A new study has investigated how exposure to certain triggers
can increase the risk of type 1 diabetes.
Researchers from The Westmead Institute for Medical Research are
looking at an array of potential triggers. Results of a recent
study have shown how exposure to coxsackievirus can increase the
Coxsackievirus is a common virus that causes diseases including
myocarditis, Hand, Foot and Mouth Disease and gastroenteritis.
The study discovered a key transcription factor (proteins that
help turn specific genes on or off) called hypoxia inducible factor
1-alpha (HIF-1A) is behind this increase in risk.
Researchers found that mice missing HIF-1A in beta cells
(β-cells) had a much higher risk of type 1 diabetes after infection
with viruses, including coxsackievirus. Lack of β-cell HIF-1A
increased β-cell death and, in turn, increased the incidence of
type 1 diabetes.
Lead researcher Professor Jenny Gunton said the findings
highlight the key role β-cells play in the risk of diabetes.
"If they are healthy, then β-cells recover normally after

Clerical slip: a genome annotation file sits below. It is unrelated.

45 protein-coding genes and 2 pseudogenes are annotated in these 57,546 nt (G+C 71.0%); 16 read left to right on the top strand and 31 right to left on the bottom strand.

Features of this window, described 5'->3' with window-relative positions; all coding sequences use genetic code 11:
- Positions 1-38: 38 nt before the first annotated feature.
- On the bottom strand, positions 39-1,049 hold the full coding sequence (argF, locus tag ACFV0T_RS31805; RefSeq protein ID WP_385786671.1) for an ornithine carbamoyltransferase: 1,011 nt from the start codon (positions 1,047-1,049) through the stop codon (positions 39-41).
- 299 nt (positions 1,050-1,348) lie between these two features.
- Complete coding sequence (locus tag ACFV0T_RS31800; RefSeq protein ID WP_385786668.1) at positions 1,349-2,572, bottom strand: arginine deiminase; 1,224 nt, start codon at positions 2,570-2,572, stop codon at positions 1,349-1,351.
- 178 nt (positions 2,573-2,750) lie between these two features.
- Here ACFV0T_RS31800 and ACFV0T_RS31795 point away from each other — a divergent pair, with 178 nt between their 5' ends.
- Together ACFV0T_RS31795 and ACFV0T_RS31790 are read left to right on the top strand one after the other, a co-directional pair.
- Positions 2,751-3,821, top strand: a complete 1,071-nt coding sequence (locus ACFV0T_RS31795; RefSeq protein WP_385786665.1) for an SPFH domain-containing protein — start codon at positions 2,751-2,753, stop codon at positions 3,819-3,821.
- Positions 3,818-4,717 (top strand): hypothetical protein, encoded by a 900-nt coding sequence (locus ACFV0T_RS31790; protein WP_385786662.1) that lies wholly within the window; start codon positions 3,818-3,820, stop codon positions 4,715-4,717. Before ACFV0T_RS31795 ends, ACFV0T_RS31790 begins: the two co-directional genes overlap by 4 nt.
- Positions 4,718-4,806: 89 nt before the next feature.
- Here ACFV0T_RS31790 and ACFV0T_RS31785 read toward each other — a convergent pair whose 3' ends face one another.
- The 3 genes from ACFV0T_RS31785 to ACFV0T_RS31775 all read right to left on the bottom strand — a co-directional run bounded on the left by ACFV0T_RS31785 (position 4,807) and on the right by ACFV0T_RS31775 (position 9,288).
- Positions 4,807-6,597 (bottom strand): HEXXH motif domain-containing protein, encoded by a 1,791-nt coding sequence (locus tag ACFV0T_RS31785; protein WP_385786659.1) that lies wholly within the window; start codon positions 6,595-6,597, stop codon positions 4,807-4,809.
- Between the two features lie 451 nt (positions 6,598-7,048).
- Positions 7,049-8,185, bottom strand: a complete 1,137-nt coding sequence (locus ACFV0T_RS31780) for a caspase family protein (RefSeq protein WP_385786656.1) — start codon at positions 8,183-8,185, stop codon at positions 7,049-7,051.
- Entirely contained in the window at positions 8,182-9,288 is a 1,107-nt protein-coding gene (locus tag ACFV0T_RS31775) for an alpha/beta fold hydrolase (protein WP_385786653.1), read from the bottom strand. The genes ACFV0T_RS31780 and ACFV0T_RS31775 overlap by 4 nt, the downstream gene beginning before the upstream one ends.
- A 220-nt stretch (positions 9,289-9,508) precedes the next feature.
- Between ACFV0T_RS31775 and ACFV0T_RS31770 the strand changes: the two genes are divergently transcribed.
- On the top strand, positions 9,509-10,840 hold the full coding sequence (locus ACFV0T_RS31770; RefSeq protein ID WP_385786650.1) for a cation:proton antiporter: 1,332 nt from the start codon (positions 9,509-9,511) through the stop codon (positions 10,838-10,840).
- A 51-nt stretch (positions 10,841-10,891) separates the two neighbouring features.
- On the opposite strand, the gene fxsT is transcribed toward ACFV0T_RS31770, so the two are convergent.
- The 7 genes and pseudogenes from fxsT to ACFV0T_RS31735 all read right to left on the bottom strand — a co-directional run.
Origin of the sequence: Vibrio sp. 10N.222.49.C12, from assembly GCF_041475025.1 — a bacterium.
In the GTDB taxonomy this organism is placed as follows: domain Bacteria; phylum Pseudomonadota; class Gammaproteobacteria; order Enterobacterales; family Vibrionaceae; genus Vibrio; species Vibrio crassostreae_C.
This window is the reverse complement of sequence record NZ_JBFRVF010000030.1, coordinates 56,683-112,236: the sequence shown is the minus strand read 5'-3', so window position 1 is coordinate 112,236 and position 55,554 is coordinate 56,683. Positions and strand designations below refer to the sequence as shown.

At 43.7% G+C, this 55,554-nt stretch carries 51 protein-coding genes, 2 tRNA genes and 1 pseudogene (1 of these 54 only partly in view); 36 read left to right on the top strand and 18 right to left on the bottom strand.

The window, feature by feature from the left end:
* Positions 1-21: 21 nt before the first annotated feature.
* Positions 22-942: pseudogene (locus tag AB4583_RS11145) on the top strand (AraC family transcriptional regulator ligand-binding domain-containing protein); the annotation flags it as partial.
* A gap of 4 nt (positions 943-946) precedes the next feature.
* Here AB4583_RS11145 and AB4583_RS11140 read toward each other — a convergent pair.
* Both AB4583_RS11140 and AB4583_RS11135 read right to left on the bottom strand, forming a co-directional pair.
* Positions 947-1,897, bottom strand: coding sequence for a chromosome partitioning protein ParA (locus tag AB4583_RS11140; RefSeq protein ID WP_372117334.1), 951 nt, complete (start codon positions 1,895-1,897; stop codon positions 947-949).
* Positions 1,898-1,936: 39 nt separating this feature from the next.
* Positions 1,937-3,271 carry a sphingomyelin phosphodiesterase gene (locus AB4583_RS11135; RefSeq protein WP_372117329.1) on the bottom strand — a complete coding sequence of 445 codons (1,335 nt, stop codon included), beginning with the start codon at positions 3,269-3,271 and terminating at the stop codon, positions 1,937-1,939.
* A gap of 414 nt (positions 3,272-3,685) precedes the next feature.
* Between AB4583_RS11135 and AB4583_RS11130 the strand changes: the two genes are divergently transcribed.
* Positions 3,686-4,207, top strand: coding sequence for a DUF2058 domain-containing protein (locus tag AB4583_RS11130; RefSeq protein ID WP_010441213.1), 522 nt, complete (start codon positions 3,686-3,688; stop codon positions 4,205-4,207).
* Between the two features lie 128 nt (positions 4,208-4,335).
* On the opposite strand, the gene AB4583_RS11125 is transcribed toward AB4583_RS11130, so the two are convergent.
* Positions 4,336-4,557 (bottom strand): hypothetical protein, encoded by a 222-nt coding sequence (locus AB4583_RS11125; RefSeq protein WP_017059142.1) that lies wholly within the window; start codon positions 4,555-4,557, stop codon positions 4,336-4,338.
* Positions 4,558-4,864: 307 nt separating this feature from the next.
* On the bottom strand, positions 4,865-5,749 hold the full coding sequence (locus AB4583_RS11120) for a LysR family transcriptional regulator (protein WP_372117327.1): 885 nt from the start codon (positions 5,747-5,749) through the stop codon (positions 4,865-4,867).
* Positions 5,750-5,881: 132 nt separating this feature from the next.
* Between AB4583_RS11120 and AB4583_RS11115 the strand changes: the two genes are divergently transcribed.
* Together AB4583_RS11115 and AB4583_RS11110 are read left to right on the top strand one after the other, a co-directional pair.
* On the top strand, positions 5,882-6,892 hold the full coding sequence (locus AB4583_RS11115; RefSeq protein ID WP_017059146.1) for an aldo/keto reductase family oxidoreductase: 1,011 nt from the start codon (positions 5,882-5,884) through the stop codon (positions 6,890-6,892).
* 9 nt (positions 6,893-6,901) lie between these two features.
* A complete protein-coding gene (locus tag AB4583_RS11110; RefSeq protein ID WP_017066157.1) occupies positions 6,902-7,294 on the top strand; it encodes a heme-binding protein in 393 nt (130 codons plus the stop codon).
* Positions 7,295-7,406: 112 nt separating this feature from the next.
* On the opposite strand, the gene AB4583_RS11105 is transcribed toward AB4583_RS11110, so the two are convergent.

stresses like viral infections, and diabetes does not develop. But,
if β-cells don't cope well with these stresses, it can trigger the
immune process that leads to type 1 diabetes.
"Our study also showed that the increase in diabetes risk can
result from exposure to other stresses, including toxins. So
β-cells play a crucial part in preventing their own death when
faced with environmental triggers for type 1 diabetes.
"We have now identified that HIF-1A is an important factor in
this decision about whether the cells recover, or die. This is the
first β-cell specific model to show increased risk of type 1
diabetes with a range of triggers," said Professor Gunton.
The findings highlight HIF-1A as a potential pathway for the
development of new preventative measures and suggest the
possibility that a vaccine for coxsackievirus could help prevent
type 1 diabetes in at-risk people.
This comes at a crucial time, as rates of type 1 diabetes are
Type 1 diabetes is an autoimmune condition where the immune
system attacks and kills β-cells in the pancreas.
These are the only cells in the body that make insulin, which we
need to control our blood glucose (sugar) levels.
Professor Gunton said, "While there is a strong genetic
component to type 1 diabetes, genes alone cannot explain the rising
global rates of type 1 diabetes. Currently, the only cures
for type 1 diabetes are whole pancreas or islet transplantation,
and people have to take insulin for the rest of their lives. So
potential preventative strategies are exciting."
The research paper was published in Cell Reports.
Professor Jenny Gunton is affiliated with The Westmead Institute
for Medical Research, Westmead Hospital and the University of